Archive for Fredric March

Bickel Victory

Posted in FILM, literature with tags , , , , , , , , , , , , , , , , , , , , , , , , on December 30, 2016 by dcairns

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Captures the mood chez mois round about now.

As these things do at Shadowplay, John Cromwell Week is running on into a fortnight or so…

I’m indebted to Nicky Smith for the information that it was John Cromwell who advised a young actor named Ernest Frederick McIntyre Bickel that he might do better under the name Fredric March. The name, and the actor, were subsequently so successful that they appeared together in two Cromwell films, VICTORY and SO ENDS OUR NIGHT. I admired both.

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VICTORY adapts Joseph Conrad’s novel, previously filmed by Maurice Tourneur and later a dream project for Richard Lester (scripted by Pinter).

In The Hollywood Professionals Volume 5, Cromwell is quoted by author Kingsley Canham as expressing dissatisfaction with VICTORY, since he couldn’t get the performance he wanted out of chief villain Sir Cedric Hardwicke and he couldn’t find a cockney actor to play his “secretary,” thus was forced to resort to Jerome Cowan, a good all-rounder but no Londoner. In fact, to my eyes, Hardwicke appears excellent — a modern, minimalist take on malignancy. His sinister sunglasses, a touch borrowed from Ben Deeley in the silent version (Conrad makes no mention of them) make his face (even) more skull-like than usual.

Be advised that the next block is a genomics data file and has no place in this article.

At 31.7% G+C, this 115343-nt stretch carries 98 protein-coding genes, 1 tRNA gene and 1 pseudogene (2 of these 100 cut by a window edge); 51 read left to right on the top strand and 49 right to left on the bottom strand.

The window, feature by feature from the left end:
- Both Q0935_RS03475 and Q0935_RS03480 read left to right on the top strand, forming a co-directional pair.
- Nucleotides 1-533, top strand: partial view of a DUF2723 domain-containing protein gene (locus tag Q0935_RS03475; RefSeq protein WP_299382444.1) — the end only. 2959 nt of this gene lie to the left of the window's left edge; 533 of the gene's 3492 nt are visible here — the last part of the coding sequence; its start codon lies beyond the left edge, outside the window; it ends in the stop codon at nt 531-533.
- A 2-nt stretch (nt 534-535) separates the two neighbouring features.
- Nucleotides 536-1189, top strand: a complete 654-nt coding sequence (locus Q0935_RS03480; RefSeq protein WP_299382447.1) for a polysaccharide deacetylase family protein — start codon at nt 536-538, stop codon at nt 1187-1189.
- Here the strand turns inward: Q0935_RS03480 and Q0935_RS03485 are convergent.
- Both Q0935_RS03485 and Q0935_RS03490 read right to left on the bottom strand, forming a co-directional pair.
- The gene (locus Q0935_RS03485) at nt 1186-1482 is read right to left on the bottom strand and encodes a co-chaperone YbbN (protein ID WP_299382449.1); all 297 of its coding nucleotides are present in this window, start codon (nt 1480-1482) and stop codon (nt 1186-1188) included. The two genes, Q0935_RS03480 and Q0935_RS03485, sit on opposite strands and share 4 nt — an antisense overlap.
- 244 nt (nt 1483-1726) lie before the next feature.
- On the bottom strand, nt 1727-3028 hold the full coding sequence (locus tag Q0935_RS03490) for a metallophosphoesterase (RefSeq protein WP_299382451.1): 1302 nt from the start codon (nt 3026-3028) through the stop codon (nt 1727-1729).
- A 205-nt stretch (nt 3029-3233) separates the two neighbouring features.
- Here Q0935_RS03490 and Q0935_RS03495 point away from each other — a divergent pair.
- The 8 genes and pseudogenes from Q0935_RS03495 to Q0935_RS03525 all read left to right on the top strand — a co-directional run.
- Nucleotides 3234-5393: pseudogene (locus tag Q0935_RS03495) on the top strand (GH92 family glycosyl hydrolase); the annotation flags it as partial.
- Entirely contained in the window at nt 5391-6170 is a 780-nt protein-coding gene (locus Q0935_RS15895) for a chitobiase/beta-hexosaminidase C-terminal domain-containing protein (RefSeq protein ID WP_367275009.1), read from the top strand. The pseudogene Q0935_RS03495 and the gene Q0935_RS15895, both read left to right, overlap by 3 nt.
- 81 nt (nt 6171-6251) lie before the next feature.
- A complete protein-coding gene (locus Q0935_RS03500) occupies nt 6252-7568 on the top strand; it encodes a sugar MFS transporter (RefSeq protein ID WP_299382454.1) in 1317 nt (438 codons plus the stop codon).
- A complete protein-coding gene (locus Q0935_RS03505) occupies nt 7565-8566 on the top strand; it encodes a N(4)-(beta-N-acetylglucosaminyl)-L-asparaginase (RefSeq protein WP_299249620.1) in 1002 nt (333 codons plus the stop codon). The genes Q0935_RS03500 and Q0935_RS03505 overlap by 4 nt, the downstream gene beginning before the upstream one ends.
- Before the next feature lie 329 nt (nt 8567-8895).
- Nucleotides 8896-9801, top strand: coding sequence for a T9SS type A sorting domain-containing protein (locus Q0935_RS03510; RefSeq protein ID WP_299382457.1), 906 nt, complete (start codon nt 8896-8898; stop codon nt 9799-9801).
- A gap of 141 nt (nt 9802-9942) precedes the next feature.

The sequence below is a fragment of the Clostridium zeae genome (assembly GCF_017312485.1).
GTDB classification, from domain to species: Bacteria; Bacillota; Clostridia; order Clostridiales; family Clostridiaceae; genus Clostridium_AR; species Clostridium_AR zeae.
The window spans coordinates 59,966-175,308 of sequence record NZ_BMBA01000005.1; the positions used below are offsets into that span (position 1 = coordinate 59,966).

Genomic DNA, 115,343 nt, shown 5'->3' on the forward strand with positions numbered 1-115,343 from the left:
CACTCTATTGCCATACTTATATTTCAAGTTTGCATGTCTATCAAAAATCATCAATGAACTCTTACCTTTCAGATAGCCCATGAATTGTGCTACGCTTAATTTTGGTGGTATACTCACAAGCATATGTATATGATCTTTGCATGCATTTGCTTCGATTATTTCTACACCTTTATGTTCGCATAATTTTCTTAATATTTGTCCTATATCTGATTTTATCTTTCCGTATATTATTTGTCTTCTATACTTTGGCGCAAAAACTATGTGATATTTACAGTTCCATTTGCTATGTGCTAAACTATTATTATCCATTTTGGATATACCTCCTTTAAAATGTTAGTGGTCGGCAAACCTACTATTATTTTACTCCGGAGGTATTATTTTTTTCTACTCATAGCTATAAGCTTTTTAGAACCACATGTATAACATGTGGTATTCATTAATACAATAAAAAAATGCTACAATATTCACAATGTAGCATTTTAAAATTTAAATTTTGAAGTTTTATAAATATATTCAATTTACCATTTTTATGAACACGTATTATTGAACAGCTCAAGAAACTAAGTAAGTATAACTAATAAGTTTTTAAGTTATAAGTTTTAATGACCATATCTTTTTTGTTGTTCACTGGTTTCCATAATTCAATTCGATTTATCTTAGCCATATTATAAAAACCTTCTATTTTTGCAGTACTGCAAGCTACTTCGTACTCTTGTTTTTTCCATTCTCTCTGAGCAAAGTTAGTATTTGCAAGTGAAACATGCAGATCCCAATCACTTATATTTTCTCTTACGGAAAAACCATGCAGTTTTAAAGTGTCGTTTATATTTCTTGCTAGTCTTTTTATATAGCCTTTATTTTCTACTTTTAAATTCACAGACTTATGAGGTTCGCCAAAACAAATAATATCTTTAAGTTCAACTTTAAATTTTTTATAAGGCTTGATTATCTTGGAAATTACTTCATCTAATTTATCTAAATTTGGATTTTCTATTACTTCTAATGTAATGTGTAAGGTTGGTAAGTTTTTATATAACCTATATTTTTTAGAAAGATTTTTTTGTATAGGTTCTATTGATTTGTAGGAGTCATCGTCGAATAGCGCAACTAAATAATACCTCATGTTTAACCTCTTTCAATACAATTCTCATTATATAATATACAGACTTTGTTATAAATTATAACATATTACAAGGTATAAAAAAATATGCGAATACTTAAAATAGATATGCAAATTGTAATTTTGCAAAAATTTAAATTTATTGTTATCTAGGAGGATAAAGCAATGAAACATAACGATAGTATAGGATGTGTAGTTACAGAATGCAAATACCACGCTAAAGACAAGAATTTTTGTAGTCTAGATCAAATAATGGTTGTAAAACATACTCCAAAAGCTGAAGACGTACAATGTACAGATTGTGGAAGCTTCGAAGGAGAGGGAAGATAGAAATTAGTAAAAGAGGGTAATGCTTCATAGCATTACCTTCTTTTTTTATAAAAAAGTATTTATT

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If Cromwell was dissatisfied with his baddies, he surely must have been pleased with March and particularly Betty Field, who produces a remarkably credible English accent which really wasn’t called for, but which sounds very sweet. You may know her from OF MICE AND MEN, but this is an unrecognizably different characterisation. It’s essential that we care about this couple despite their age difference and the brevity of their acquaintance. March is so gentle and Field so vulnerable… Cromwell assists with the same direct-address camera angles he used in OF HUMAN BONDAGE, letting the audience inhabit each character in turn.

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Also: Sig Rumann as the oily Schomberg, perfect if unimaginative type-casting as a sneaky blowhard. He doesn’t have a beard to point in this one, but his chin threatens to go off all on its own.

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SO ENDS OUR NIGHT is a tale of stateless refugees in pre-war Europe, from a novel by Erich Maria Remarque. It suffers from a structural feature easier to make work in a book: a divided protagonist. A very young Glenn Ford gets most of the screen time, pursuing Margaret Sullavan (practically compulsory casting in Remarque adaptations, it seems), but March keeps popping up and taking the narrative away with him. He’s a more compelling actor and he gets Erich Von Stroheim and Frances Dee to interact with, but it has the effect of deforming the narrative.

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Although my copies of both movies are pretty rotten, it’s just possible to appreciate the contribution of William Cameron Menzies to the latter film — as production designer, he did far more than plan sets, he sketched every composition, somewhat usurping Cromwell’s role with the director’s grateful cooperation. The film was a low-budget one — too depressing a story to excite Hollywood enthusiasm, even at the start of the war — and Menzies’ careful planning allowed miracles to be achieved.